Anyone who has by behavior or lifestyle destroyed the organs he or she was born to have should not not be on a transplant list until every other person needing the same organ has received a transplant. No livers for alcoholics, no hearts or lungs for smokers. I'm not particularly pro-transplant at all given the outrageous costs of the surgery and antirejection meds and limited quality of life years added, but that is another subject entirely.ReplyDelete
Softship could jump in here, but I'll say for my part, the "limited quality of life" is totally wrong. I've had *amazing* quality of life. I've done so many things I never would've or could've done before. I'm not sure why you think it's a limited quality of life.Delete
Emily, I totally agree!Delete
a hell of a lot better quality of life than if you didn't have those transplant, for sure.Delete
To qualify: not limited quality of life itself, but limited number of YEARS added for the unbelievable cost of the transplant itself and medications to maintain. I do realize that a transplant can improve life for the short term, not convinced the overwhelming cost can be justified to society at large who bears responsibility for most individuals.ReplyDelete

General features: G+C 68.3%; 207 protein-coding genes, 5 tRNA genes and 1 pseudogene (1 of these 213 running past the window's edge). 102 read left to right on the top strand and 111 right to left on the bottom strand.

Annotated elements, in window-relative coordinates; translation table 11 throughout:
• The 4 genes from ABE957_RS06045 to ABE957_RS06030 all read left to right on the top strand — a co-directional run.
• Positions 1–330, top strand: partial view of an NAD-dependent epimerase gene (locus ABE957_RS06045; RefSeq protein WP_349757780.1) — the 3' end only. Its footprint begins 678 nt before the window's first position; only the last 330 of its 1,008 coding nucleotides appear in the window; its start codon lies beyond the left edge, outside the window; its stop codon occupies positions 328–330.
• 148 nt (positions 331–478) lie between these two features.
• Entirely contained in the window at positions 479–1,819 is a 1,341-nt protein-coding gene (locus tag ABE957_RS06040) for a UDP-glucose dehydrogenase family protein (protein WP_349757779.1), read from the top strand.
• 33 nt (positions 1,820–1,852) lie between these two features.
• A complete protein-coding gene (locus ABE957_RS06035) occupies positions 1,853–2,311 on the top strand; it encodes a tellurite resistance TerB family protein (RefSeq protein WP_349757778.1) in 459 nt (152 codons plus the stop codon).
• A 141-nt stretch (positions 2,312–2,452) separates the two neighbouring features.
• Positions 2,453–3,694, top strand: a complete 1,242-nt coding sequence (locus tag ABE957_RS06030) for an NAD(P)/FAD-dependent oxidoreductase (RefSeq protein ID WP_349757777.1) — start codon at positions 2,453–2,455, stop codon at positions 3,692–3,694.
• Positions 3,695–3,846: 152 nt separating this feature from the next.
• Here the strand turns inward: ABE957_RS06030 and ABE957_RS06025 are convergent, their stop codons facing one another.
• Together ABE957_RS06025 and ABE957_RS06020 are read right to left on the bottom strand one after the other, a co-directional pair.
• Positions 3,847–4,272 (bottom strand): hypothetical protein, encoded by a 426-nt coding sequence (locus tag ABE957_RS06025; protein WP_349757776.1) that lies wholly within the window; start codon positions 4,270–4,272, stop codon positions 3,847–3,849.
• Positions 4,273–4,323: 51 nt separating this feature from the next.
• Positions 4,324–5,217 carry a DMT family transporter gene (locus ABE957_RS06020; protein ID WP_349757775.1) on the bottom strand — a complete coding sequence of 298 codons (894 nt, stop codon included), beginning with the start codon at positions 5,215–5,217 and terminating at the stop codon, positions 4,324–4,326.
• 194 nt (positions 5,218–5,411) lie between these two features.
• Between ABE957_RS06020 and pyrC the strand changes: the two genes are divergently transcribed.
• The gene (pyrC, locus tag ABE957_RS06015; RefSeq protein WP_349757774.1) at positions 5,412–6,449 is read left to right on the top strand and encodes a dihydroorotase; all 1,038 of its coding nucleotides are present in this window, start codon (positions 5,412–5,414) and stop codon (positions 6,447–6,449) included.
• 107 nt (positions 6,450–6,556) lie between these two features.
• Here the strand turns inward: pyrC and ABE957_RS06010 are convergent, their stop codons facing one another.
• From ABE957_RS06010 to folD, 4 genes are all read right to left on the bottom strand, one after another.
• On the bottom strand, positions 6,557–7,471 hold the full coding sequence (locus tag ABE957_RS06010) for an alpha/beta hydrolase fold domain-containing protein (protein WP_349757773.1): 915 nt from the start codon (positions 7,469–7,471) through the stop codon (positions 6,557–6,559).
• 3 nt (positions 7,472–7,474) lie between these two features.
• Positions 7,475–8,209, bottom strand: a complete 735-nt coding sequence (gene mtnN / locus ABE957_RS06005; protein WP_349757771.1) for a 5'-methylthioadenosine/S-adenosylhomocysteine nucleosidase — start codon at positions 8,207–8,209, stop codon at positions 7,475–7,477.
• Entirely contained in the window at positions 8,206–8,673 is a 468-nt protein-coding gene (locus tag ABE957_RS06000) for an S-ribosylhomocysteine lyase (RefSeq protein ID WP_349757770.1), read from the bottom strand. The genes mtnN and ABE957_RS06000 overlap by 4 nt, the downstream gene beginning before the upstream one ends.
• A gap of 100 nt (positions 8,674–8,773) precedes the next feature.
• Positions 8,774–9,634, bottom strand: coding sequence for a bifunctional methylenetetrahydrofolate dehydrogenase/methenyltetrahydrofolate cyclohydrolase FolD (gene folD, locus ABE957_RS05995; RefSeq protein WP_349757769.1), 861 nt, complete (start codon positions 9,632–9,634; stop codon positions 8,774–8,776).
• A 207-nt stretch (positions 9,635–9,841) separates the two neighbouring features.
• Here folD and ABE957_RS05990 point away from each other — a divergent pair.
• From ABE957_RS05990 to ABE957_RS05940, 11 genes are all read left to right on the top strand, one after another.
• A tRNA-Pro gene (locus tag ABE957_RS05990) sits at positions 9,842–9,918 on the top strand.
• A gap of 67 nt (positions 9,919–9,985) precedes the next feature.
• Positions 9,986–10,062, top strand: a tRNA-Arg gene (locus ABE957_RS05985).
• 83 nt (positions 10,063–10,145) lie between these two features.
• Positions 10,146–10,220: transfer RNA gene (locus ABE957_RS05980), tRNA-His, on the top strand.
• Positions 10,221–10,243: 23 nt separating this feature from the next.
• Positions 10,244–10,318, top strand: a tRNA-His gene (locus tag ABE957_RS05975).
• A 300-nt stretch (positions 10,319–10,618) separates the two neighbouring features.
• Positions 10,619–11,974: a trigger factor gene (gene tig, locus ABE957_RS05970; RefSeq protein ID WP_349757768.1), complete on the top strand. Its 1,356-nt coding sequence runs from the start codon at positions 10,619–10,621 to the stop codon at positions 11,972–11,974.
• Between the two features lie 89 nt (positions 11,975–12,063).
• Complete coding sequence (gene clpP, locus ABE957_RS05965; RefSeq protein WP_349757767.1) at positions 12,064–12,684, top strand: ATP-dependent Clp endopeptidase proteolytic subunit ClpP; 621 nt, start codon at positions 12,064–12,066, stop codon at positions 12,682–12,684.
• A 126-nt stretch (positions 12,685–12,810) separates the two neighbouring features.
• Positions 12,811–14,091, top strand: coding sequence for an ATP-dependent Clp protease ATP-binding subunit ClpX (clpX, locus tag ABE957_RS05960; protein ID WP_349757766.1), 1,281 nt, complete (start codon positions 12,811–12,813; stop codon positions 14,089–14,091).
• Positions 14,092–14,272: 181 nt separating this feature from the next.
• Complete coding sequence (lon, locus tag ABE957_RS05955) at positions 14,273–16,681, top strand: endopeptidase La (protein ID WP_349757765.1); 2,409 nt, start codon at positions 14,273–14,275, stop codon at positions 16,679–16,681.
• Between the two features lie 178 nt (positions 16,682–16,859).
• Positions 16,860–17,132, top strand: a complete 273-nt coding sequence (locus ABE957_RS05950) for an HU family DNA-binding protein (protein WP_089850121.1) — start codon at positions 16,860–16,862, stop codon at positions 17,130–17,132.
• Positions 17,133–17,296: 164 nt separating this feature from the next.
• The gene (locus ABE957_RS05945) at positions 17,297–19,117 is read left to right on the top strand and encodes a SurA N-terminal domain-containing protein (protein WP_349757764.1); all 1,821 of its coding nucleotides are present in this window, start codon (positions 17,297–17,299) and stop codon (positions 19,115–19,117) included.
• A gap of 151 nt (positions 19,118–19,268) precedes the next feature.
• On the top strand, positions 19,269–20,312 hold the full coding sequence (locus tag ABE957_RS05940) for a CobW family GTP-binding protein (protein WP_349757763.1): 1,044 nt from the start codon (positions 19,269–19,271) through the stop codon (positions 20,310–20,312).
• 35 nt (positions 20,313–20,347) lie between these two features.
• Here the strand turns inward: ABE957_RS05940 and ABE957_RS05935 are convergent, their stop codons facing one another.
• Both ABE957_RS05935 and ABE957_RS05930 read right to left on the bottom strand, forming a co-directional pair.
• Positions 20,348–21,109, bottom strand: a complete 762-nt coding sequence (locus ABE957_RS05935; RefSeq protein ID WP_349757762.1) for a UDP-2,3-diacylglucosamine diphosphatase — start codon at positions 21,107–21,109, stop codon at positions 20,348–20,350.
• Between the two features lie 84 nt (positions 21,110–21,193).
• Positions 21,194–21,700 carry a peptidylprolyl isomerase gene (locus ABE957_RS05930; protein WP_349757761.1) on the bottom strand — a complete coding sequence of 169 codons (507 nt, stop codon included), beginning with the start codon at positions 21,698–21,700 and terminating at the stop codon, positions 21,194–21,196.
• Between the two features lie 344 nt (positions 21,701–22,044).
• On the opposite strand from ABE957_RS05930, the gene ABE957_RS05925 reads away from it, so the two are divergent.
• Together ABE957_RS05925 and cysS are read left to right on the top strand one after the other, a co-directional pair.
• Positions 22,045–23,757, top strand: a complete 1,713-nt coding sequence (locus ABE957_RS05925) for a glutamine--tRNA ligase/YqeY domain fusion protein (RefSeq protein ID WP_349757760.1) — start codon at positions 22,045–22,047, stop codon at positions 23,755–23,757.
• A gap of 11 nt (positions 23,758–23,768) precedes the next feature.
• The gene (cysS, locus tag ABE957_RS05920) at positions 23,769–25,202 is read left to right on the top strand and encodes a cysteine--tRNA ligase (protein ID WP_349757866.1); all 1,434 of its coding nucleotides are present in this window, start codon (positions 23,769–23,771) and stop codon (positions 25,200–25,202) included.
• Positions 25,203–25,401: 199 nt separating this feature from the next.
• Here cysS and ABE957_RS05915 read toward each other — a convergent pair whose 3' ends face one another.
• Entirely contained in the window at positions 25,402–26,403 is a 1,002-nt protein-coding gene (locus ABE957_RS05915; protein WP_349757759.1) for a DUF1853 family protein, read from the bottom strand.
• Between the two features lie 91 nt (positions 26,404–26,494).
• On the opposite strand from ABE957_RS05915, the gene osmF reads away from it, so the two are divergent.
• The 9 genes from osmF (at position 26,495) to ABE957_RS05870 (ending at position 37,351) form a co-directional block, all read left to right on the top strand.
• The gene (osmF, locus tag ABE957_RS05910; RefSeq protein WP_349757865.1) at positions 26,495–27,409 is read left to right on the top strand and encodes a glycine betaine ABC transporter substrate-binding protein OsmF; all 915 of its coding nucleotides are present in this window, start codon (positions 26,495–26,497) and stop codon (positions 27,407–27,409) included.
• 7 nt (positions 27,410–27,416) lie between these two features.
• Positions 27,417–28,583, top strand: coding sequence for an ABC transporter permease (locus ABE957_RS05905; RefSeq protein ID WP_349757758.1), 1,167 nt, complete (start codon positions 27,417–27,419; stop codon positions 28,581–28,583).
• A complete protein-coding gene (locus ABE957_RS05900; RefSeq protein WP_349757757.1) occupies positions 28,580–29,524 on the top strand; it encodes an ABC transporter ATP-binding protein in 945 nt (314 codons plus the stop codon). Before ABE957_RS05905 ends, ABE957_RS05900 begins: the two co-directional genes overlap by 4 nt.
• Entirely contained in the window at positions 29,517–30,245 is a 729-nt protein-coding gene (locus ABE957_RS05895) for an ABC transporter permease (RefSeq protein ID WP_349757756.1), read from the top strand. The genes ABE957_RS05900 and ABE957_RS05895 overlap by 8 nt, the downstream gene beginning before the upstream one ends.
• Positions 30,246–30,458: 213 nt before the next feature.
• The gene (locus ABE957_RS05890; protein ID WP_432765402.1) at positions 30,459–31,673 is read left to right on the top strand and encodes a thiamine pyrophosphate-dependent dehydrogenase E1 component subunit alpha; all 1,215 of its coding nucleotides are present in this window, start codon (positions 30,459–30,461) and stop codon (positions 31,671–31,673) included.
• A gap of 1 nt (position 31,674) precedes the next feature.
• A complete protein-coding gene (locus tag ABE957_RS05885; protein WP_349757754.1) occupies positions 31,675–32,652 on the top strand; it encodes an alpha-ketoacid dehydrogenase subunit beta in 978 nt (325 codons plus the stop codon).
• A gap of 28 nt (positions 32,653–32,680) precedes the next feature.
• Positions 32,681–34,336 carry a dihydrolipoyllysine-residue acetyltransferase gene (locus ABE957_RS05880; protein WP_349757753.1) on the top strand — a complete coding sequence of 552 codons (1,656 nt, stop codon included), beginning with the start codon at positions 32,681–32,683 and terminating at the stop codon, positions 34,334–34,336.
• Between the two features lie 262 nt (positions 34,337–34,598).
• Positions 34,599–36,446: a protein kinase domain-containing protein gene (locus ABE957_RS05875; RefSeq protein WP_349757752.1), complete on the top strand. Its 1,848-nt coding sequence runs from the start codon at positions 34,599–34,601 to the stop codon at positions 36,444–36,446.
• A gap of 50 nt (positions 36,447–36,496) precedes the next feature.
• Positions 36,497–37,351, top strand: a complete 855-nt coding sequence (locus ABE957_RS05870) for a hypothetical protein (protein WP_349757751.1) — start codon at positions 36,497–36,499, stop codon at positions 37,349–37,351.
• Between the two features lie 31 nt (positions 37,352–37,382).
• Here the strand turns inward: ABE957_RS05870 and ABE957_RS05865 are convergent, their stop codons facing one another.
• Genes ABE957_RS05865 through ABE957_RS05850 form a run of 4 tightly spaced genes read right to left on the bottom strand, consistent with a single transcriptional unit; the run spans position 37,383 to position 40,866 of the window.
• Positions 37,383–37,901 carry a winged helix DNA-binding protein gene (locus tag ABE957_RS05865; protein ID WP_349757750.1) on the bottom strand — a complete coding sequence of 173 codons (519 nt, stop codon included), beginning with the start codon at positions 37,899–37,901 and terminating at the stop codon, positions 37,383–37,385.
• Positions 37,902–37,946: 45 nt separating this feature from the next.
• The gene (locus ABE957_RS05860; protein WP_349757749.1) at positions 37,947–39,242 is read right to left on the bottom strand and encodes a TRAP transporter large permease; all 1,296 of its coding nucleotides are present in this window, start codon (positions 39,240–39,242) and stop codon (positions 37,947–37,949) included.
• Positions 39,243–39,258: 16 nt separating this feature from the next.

Barbara, take kidney transplantation... in the US (I'm assuming that's where you are), each dialysis treatment costs about $500, and a patient normally needs 3 treatments a week where s/he is hooked up to a machine for 4+ hours. That adds up to about $80,000 /year.Delete
The estimated cost for kidney transplants in the US in 2011 was about $250,000.
Excluding the cost of medication, a kidney transplantation costs less than 4 years of dialysis (we won't mention the quality of life gained by not being hooked).
I wonder whether you are just as critical of cancer treatments? Chemo can be far more expensive than transplantations. My sister (in the US) had chemo that cost over $50,000 per infusion. Would you also ask cancer patients to forego chemo because the treatment may improve life only "for the short term"?